David Beckham's last appearance here was to play football and in April's European Cup quarter-final he proved something of a disappointment. Today he returns for a medical and tomorrow's signing ceremony, where the objective will be merely to say the right things and sell plenty of white shirts. Beckham should prove rather more adept at that.
The plane carrying the world's most famous footballer is scheduled to arrive at El Torrejon, a military airbase near the Spanish capital, this morning, when he will be driven under police escort for a three-hour medical that will be filmed by Real Madrid's television station for sale to Japan, whose appetite for all things Beckhamesque extends even to the sight of their hero undergoing deep-breathing exercises.
Real did the same when signing Ronaldo, whose medical was rather more intense, focusing on the knee injury which had rendered him almost useless for three seasons with Internazionale.
It is a measure of Beckham's standing that pre-orders for his shirts outstripped those for Ronaldo last year by two to one - and Ronaldo sold a million of them. Real hope the advertising from the signing ceremony alone will raise £2m of the £25m fee agreed with Manchester United.
More pertinently for Beckham's long-term future with the Spanish champions, Real's deposed manager, Vicente del Bosque, who is believed to have been at best neutral towards his signing and at worst opposed, wished him well in his first interview since his sacking.
Speaking to Marca, Del Bosque was more aggrieved that he had been dismissed without being allowed a farewell press conference and had been informed of the board's decision "in the loneliness of a corridor at 11 o'clock at night" by Real's sporting director, Jorge Valdano. He also attacked as "unthinkable" the dismissal of Real's captain, Fernando Hierro, another who did not appreciate the moves to bring in Beckham.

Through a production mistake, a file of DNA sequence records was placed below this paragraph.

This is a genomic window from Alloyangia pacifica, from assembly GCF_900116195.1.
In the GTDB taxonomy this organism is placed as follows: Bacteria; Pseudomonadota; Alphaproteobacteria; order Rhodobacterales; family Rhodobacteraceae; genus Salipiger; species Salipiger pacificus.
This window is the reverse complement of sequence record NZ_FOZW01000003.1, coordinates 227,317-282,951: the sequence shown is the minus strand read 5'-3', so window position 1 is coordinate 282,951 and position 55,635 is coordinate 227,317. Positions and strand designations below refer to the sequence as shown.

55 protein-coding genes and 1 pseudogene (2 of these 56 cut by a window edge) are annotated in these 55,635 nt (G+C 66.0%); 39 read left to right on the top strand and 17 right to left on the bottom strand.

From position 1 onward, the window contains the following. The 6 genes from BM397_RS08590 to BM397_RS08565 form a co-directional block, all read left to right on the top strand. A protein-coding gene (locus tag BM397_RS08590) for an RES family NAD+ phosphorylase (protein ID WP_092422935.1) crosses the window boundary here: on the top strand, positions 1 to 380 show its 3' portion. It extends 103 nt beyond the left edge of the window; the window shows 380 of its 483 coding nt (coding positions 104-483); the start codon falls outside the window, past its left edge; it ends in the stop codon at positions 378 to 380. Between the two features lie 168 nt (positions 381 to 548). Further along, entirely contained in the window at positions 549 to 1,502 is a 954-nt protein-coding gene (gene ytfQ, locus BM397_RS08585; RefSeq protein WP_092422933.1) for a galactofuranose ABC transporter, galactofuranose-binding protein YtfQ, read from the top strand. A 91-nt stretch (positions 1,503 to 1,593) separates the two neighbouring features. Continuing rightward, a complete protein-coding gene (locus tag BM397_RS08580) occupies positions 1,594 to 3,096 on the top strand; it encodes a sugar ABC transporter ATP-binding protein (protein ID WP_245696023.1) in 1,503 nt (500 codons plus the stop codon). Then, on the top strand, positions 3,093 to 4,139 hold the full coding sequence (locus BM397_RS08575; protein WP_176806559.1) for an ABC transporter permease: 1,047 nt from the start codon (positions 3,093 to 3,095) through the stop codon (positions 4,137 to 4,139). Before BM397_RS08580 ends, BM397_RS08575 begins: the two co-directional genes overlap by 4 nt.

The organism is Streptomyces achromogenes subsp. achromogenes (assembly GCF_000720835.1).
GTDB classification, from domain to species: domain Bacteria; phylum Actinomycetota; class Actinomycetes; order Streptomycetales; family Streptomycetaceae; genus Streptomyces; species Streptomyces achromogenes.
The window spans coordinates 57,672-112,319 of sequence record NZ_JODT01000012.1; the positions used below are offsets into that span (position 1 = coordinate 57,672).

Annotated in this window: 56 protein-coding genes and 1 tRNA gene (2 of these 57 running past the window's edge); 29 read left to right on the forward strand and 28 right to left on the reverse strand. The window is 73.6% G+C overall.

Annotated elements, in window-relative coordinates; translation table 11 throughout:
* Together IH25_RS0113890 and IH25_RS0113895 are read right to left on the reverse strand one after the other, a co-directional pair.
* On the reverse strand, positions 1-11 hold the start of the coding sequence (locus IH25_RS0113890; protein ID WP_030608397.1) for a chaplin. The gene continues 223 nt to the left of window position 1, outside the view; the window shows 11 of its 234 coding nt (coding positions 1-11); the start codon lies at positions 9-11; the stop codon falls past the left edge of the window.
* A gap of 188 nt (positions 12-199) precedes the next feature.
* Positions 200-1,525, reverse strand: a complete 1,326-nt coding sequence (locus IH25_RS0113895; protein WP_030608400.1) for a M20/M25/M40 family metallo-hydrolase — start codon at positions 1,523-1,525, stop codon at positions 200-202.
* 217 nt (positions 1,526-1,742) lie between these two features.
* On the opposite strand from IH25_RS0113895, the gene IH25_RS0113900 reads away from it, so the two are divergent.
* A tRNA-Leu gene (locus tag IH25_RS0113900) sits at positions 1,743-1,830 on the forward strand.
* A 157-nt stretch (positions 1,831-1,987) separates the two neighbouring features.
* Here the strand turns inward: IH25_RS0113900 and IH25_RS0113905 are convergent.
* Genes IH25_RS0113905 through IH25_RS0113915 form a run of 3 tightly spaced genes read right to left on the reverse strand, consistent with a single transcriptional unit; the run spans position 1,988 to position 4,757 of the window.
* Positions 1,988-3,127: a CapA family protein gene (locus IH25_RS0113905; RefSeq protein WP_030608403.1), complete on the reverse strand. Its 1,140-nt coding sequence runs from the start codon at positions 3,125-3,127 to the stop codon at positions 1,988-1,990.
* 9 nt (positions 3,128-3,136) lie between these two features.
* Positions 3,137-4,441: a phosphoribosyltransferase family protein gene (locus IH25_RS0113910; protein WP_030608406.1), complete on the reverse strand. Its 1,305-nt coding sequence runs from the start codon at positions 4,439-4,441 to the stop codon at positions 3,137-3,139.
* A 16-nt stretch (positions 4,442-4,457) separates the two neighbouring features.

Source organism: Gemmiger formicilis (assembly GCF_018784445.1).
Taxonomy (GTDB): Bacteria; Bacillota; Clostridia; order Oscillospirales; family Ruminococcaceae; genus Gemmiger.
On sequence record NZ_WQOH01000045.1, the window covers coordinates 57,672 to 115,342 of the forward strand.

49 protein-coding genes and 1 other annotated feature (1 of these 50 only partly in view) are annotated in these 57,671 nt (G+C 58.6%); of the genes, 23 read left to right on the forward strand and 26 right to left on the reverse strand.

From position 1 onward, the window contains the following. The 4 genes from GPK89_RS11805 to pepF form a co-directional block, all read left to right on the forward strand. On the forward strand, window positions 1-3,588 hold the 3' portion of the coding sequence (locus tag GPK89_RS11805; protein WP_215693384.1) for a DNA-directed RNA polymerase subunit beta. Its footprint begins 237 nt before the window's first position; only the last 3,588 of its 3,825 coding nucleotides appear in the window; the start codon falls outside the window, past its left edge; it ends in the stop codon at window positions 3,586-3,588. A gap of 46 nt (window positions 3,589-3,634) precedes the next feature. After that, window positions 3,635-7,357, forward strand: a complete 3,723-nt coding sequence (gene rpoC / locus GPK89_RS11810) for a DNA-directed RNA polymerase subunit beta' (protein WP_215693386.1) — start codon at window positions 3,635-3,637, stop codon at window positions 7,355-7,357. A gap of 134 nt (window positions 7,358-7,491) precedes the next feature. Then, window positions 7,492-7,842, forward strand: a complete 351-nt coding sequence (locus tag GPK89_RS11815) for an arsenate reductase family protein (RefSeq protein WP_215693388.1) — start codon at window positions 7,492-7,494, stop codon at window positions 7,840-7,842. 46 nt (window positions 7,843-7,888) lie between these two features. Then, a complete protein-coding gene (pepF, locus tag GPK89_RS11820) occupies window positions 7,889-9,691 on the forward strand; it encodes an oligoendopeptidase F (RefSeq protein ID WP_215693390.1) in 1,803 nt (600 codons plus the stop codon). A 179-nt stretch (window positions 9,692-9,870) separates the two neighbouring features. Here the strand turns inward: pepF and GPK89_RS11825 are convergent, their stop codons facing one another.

Tomorrow at 12.30pm - to coincide with peak-time viewing in Japan - Beckham will be taken to the stadium owned by Real's basketball team where he will officially sign the four-year contract worth £18m and be presented with his snow-white shirt by Alfredo di Stefano, the honorary head of the club and, for all the hype surrounding Beckham and Ronaldo, the man who is still Real's greatest player. Curiously, given all the money riding on the shirt sales, it is unlikely that it will have a number on the back.
Much of this is to do with politics in the Bernabeu. The No 7 shirt is Raul's and, with Hierro's departure, he now runs the dressing-room completely, and has made his coolness towards Beckham known.
Hierro's No 4 shirt is, of course, available but the feeling is that it properly belongs to a central defender. Ronaldo has long had designs on Fernando Morientes' No 9 shirt, which the Spaniard has a contract entitling him to wear.
If Morientes is sold, Ronaldo's No 11 will become available, or Beckham could wear Steve McManaman's No 8 should Everton succeed in luring the former Liverpool player back to Merseyside.
There are no plans for Beckham, whose tours of America and the Far East have been designed to keep the British media at arm's length, to give a press conference in Madrid. He will be interviewed, not one assumes in any great depth, by Real's website and the responses will be posted tomorrow afternoon.
Apart from close-up views of the Beckham torso and tattoos, Japanese television will not be getting much for its money.
The only real concern of the club doctor, Juan Hernandez, is whether the broken wrist sustained against South Africa in May has mended. Because of limited blood supply, the scaphoid bone is a slow healer, but it is unlikely that Beckham would require an operation, although that too might open revenue-generating possibilities for Real, with all the procedures broadcast live and sponsors' logos displayed on the scalpels.Reuse content